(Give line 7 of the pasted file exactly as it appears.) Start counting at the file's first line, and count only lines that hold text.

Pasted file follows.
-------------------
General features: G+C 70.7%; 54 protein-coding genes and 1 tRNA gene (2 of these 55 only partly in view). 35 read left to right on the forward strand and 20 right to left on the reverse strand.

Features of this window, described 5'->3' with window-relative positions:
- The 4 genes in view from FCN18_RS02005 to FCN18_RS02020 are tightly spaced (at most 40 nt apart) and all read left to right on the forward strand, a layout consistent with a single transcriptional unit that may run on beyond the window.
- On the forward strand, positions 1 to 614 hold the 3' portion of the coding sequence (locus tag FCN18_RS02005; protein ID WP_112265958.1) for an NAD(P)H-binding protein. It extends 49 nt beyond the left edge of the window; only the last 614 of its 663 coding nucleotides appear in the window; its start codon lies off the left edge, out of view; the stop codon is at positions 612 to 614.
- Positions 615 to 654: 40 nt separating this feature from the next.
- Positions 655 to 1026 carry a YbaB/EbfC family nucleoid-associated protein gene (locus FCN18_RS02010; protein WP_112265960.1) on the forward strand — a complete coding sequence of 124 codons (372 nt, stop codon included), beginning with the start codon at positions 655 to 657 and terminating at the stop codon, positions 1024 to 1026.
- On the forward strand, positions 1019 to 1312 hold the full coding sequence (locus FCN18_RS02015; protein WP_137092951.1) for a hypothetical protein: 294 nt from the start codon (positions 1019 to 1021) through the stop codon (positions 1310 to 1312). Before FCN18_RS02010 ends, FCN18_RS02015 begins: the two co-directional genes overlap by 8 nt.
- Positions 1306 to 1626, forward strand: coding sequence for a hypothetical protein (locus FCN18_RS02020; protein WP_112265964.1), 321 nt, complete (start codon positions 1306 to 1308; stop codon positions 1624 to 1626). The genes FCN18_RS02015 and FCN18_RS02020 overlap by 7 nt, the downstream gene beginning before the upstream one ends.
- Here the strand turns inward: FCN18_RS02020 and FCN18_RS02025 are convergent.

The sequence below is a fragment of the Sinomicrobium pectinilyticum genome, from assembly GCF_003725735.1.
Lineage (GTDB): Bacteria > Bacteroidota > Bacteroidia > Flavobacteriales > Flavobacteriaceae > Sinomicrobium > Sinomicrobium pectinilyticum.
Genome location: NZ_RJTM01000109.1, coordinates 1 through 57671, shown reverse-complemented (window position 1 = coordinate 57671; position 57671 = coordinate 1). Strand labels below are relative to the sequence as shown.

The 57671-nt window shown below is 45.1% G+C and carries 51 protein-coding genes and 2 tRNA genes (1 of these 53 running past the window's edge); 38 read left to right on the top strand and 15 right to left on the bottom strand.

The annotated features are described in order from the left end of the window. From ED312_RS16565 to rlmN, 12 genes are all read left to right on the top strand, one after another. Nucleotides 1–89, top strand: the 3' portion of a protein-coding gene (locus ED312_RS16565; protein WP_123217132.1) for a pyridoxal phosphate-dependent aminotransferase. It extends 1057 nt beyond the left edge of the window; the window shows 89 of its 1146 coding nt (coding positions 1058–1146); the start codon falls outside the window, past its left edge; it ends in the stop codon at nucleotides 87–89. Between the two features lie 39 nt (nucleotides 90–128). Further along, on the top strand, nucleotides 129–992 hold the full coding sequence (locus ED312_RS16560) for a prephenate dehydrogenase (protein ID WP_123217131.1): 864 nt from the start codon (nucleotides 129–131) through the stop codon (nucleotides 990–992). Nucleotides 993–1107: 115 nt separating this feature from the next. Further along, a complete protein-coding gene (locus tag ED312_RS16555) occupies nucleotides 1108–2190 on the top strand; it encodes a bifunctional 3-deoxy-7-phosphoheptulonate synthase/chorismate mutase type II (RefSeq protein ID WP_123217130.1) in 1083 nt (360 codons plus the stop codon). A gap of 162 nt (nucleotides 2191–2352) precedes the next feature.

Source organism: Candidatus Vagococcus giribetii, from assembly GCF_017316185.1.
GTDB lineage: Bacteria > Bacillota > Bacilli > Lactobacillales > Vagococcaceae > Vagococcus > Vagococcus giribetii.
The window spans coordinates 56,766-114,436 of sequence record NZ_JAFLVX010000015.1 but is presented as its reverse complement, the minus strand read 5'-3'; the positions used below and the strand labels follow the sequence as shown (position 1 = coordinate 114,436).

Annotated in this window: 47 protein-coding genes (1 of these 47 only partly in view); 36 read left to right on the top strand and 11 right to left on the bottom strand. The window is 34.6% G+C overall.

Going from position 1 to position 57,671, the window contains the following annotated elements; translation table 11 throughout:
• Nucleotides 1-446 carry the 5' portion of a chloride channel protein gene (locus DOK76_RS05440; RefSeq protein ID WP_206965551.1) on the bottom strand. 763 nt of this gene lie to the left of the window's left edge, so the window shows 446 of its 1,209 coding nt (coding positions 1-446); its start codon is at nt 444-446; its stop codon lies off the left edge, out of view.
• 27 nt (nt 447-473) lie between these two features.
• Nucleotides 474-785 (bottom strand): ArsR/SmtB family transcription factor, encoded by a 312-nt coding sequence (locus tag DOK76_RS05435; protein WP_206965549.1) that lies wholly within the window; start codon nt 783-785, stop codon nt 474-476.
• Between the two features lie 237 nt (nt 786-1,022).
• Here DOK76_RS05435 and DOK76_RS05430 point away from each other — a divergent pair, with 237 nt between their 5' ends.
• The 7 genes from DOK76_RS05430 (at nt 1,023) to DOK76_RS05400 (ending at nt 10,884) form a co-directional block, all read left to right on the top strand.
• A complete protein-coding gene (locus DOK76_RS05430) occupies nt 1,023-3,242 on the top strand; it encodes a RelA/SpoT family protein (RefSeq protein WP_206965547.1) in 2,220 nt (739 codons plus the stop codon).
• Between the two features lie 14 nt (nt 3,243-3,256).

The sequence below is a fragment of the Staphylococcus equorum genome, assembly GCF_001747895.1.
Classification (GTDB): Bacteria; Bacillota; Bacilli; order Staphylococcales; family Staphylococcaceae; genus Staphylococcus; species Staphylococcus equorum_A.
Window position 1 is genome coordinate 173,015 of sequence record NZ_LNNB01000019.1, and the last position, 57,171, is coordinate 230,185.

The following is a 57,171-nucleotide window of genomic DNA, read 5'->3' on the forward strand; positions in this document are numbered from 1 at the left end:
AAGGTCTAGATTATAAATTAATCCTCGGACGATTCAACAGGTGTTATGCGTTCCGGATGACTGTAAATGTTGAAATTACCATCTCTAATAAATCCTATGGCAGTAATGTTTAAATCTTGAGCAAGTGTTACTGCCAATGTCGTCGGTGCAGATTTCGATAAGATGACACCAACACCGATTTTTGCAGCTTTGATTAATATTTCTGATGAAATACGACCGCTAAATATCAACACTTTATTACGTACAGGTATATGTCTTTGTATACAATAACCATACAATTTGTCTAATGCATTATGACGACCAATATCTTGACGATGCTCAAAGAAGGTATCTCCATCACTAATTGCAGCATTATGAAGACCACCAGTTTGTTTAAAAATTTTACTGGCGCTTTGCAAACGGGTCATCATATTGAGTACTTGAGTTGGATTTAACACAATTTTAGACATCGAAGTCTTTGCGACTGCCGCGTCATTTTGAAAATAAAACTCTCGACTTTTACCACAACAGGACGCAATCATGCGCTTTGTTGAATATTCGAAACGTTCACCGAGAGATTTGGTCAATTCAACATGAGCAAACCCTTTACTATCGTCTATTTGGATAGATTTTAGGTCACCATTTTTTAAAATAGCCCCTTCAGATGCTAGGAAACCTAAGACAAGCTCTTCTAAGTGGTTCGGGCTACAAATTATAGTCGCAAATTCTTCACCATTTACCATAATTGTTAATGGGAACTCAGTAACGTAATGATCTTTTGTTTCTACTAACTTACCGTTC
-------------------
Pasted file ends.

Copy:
- On the forward strand, positions 1019 to 1312 hold the full coding sequence (locus FCN18_RS02015; protein WP_137092951.1) for a hypothetical protein: 294 nt from the start codon (positions 1019 to 1021) through the stop codon (positions 1310 to 1312). Before FCN18_RS02010 ends, FCN18_RS02015 begins: the two co-directional genes overlap by 8 nt.